Fox Chapel native finds boxing and physics a perfect mix, joins in huge discovery between bouts
February 13, 2016 12:00 AM
Syracuse University research student Samantha Usman with the 300 TFLOP supercomputer used to search for the collisions of black holes and neutron stars.
Samantha Usman of Fox Chapel
By Madasyn Czebiniak / Pittsburgh Post-Gazette
When Fox Chapel native Samantha Usman started boxing, she kept it from her parents.
They didn’t find out until after she was ranked second in her weight class during the United States Intercollegiate Boxing Association’s National Championships in 2015 — almost a year later.
“My mom Googled me and found articles about my fights,” Ms. Usman said with a laugh during a phone interview Friday.
When she is not boxing, Ms. Usman, a double physics and math major at Syracuse University, is in the laboratory. She participated in the discovery of gravitational waves while working with the SU Gravitational Wave Group, which was involved with the Laser Interferometer Gravitational-Wave Observatory.
This week, the National Science Foundation said the group had detected gravitational waves, hailed as a blockbuster discovery. The waves were part of Albert Einstein’s general theory of relativity but had not been confirmed until now.
Ms. Usman’s undergraduate study, which focused on improving the sensitivity and reducing the costs in analyzing gravitational waves produced by binary systems, was referred to in the main LIGO study.
“I actually ran the analysis that first determined the significance of this gravitational wave,” she said. “It was very exciting, and I was amazed that I had contributed to that,” she said of the LIGO effort.
“I never thought when I was growing up that I would be involved in anything this cool, like seeing the first black hole. We’ve never seen anything like that before, and it’s just very exciting.”
Out of the lab, Ms. Usman can be found boxing. She practices about six times a week.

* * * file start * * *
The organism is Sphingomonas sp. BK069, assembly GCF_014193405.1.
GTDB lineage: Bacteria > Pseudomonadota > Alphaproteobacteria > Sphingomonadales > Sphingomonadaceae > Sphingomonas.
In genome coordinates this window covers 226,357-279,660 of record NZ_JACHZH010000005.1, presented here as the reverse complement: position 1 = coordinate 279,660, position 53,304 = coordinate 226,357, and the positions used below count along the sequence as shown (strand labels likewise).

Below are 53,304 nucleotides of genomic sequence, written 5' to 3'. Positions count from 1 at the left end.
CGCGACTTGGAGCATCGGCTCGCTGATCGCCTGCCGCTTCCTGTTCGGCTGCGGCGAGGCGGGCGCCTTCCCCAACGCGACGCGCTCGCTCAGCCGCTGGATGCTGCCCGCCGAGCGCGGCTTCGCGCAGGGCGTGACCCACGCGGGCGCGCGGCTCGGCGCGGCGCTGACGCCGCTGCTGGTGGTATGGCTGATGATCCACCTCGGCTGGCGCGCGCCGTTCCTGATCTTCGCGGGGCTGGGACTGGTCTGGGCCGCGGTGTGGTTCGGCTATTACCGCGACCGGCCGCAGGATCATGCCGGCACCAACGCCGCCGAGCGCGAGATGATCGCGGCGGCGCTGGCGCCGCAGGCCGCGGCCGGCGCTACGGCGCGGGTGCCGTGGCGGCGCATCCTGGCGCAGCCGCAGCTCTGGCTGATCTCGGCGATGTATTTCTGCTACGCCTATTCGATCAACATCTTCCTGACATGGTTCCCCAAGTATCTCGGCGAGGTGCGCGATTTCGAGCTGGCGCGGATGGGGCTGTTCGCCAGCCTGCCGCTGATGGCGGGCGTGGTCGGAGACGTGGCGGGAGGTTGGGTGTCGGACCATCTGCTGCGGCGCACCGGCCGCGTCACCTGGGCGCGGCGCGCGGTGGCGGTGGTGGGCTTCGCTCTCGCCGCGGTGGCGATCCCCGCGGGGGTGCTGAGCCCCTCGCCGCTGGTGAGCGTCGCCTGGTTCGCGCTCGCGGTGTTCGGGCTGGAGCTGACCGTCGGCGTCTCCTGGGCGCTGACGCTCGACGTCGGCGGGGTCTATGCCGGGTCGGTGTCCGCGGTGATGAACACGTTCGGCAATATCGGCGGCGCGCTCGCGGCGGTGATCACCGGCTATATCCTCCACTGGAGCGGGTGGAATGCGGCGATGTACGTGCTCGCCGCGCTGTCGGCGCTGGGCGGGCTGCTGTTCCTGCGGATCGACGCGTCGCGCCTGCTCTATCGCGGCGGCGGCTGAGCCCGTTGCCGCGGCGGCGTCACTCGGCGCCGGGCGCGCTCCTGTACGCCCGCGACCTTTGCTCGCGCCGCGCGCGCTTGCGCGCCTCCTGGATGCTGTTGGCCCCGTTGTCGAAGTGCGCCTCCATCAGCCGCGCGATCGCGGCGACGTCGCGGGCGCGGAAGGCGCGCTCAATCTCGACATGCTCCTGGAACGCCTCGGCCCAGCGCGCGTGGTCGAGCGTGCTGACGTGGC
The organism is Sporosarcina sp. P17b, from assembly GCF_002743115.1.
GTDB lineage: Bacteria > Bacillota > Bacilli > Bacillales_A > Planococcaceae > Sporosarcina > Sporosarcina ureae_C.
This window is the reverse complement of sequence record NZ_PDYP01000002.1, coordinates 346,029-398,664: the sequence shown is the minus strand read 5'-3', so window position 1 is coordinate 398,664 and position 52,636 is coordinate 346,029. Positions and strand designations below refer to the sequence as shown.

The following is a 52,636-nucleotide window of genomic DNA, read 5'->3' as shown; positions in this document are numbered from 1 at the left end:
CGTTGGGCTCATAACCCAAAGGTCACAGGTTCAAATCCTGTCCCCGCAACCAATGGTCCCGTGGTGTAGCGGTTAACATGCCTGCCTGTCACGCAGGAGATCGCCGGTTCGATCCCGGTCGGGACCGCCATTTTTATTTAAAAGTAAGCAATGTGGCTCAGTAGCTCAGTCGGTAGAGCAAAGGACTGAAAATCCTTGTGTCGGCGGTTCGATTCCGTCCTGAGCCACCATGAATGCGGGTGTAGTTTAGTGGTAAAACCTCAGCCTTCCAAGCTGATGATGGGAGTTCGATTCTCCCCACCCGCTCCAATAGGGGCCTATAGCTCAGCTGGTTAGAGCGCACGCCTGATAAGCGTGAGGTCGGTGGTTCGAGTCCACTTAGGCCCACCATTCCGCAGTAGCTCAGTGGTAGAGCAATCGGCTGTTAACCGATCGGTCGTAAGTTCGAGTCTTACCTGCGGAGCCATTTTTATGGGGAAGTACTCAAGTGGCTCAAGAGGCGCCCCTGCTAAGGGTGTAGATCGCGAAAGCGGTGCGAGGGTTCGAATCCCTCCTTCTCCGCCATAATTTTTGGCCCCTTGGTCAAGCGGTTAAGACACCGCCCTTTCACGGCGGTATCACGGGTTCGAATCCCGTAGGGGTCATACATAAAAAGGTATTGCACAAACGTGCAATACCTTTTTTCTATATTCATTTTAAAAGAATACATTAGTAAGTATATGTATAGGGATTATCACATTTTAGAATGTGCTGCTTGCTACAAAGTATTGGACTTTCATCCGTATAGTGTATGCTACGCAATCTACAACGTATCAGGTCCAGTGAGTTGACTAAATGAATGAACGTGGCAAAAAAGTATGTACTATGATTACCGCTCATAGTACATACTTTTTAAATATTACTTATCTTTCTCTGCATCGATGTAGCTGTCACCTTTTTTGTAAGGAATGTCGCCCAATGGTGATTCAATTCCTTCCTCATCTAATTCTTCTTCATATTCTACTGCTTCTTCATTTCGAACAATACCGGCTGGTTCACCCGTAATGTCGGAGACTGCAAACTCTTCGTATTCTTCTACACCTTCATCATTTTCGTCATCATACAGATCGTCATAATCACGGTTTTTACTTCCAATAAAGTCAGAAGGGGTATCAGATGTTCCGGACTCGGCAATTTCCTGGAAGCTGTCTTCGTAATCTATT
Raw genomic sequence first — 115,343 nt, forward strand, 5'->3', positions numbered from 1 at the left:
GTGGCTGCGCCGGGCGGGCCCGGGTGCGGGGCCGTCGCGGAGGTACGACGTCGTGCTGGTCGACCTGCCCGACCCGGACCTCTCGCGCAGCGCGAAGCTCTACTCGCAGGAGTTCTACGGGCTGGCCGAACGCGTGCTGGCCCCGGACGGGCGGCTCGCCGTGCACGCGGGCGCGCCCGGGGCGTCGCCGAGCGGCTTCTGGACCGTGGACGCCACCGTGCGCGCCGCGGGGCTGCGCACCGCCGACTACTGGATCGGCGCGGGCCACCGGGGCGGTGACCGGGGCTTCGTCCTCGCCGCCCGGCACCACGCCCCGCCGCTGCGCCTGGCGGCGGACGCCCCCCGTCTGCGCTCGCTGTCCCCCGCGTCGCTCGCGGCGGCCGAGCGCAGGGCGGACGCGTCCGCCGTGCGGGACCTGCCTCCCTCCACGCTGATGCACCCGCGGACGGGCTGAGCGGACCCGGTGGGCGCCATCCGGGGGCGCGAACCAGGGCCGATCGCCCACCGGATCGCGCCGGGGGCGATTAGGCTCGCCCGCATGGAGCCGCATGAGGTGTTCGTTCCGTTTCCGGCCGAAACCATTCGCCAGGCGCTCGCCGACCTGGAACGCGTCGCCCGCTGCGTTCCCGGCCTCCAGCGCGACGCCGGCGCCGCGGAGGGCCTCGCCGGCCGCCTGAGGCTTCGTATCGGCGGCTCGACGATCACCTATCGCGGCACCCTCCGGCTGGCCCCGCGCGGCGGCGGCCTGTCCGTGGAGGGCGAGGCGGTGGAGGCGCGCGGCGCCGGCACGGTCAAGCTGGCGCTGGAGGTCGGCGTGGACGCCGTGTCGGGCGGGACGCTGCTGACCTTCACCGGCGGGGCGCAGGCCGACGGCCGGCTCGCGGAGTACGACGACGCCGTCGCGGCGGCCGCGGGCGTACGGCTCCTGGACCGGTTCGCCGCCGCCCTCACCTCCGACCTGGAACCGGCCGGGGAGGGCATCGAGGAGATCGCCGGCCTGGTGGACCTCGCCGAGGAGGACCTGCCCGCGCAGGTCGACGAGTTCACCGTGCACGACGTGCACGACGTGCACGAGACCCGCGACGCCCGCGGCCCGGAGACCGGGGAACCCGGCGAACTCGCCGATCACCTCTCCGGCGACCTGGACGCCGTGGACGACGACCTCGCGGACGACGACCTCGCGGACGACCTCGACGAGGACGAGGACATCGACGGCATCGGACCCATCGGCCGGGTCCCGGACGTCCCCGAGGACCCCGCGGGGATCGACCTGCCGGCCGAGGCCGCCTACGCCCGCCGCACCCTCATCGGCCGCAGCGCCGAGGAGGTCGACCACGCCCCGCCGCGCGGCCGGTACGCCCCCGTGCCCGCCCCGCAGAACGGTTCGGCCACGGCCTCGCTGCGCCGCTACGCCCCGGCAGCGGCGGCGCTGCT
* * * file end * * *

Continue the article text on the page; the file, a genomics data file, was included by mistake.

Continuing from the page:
“I work really, really hard,” she said.
According to Syracuse.com, Ms. Usman was one of three women who composed the first-ever Syracuse University women’s boxing team to compete in the USIBA Championships, in Ann Arbor, Mich., last April. It was her first competition and she lost, the website said, but she was hooked.
The 21-year-old was on her high school rowing team and got into boxing at the beginning of her junior year at Syracuse. She tried working out at a gym to stay fit but found that if she joined others, she would be more inclined to keep it up. She also wanted to be able to defend herself. And so she chose boxing, a club sport at Syracuse.
Her parents, both physicians, were less than pleased.
”My mom’s a neurologist who specializes in epilepsy caused by blunt force trauma to the head. So clearly she’s not going to be happy when she finds out her daughter is boxing,” Ms. Usman said.
“But despite my dad saying that he’s not happy about it, he tells me about how he shows all of my fighting photos to his nurses. He seems so proud about it. My mom, on the other hand, she seems proud, but she’s definitely not keen on it.”
Mike Usman of Indiana Township said his daughter feels a need to defy expectations.
“Even though she is a small woman, she can defend herself,” he said. “She can fight competitively, and she can be a brilliant scientist. The more people tell her she can’t do that, the more she’ll do it.”
Ms. Usman, who graduates in May, has been accepted into Cardiff University’s Ph.D. program. Cardiff, which is in Wales, has a large LIGO group and Ms. Usman wants to continue her research there.
At first, Ms. Usman had a hard time figuring out what she wanted to do. She went to Syracuse to study engineering and ended up switching to physics because she didn’t like the way engineering was taught.
Engineers think more about how to do something while physicists think more about why something works. She took a physics class that connected her to LIGO, ”which was a great decision, clearly.”
Mr. Usman said his daughter was interested in math and science as a high school student, and in calculus ”she got all the answers right but she wouldn’t show the work, because it was intuitive for her.”
Madasyn Czebiniak: firstname.lastname@example.org or 412-263-1269. Molly Born contributed.
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